but I will not stop,
I can rebuild.

P.S. F*** you a**holes, especially Stephen Doherty who is the biggest f****t I know of.

http://blog.trendmicro.com/
More:

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Limited FakeAV?s

Posted on June 23rd, 2009 by PrashantKumar


I have seen Fake Anti Virus software before. In fact, SophosLabs have been seeing them in various of different forms, like 1 and 2.

What stood out about today?s sample (Protection System), was how easily it seems to have been created. Virus names are stolen, messages and detection info are hard-coded and even the website has the *same* virus names which are hard-coded into the malware. Here are some screenshots

http://www.sophos.com/blogs/sophoslabs/

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Anti-Malware-Malware!?!

Posted on June 22nd, 2009 by Pete, SophosLabs AU

Na

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The end of an era?

Posted on June 22nd, 2009 by Dmitry Samosseiko, SophosLabs Canada

Alan Ralsky? His name is too familiar to the veterans of the anti-spam industry.

He was notorious for the ?stock pump-n-dump? scam e-mails and was the #1 spammer on the SpamHaus?s ?The 10 Worst Spammers? list as early as November 2005:

Today, one of the world?s first spam kings pleaded guilty ?to charges of violating federal anti-spam laws by sending millions of emails in a stock-fraud scheme?.

It?s good to see anti-spam laws like the CAN-SPAM Act being put to use.

http://www.sophos.com/blogs/sophoslabs/

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PWS-Banker.gen.bq.dr

Type
Trojan
SubType
Dropper

Overview -

This is a trojan detection. Unlike viruses, trojans do not self-replicate. They are spread manually, often under the premise that they are beneficial or wanted. The most common installation methods involve system or security exploitation, and unsuspecting users manually executing unknown programs. Distribution channels include email, malicious or hacked web pages, Internet Relay Chat (IRC), peer-to-peer networks, etc.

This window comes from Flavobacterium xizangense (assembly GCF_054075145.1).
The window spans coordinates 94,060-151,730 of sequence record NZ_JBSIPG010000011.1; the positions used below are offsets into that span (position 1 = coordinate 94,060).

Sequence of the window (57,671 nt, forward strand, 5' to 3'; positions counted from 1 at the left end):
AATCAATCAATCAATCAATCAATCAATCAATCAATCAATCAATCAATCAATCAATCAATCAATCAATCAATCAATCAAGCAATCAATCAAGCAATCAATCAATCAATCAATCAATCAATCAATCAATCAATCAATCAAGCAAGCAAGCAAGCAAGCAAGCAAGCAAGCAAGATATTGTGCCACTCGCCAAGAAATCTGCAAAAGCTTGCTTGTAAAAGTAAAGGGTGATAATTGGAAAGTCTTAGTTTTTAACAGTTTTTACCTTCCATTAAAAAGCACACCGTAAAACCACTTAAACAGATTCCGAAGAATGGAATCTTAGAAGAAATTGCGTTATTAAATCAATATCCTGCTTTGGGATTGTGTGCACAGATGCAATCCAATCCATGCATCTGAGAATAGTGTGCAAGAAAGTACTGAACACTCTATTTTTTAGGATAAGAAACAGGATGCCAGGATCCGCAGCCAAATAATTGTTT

Characteristics -

When this Trojan is executed, it drops following files:

%System%\bekbn.dll (http://vil.nai.com/vil/content/v_160660.htm)
%\System%\inform.dat
%\System%\fkas

Note:

%System% is a variable location and refers to the windows system directory
This Trojan by itself doesn�t create any startup registry entries, and hence doesn�t execute on system startup
The dropped dll is registered as a BHO by the trojan.

It creates following registry entries:

HKLM\Software\Microsoft\Windows\CurrentVersion\Explorer\Browser Helper Objects\{10C0B0C0-FC01-473b-8EBB-4376353F96E4}

HKCR\CLSID\{10C0B0C0-FC01-473b-8EBB-4376353F96E4}\InprocServer32

More: http://vil.nai.com/vil/content/v_143667.htm

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Generic PWS.y!bb

Type
Trojan

Overview -

This is a trojan detection. Unlike viruses, trojans do not self-replicate. They are spread manually, often under the premise that they are beneficial or wanted. The most common installation methods involve system or security exploitation, and unsuspecting users manually executing unknown programs. Distribution channels include email, malicious or hacked web pages, Internet Relay Chat (IRC), peer-to-peer networks, etc.

Characteristics -

It is registered as a BHO by trojan PWS-Banker.gen.bq.dr (http://vil.nai.com/vil/content/v_143667.htm)

It is capable of logging keystrokes and also capable of spreading via USB devices.

It creates the following registry entries:

HKLM\SOFTWARE\Microsoft\Active Setup\Installed Components\{AC018590-FBBD-4789-A15B-FFBBBE6C8965}
StubPath = "rundll32 bekbn.dll,InitO"

More: http://vil.nai.com/vil/content/v_160660.htm

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W32/Autorun.worm.fl
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Troj/FakeAV-TY
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Troj/FakeAV-TX
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Troj/ExpPPT-F
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Troj/Dwnldr-HTQ
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Troj/Agent-KGU
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Troj/Agent-KGT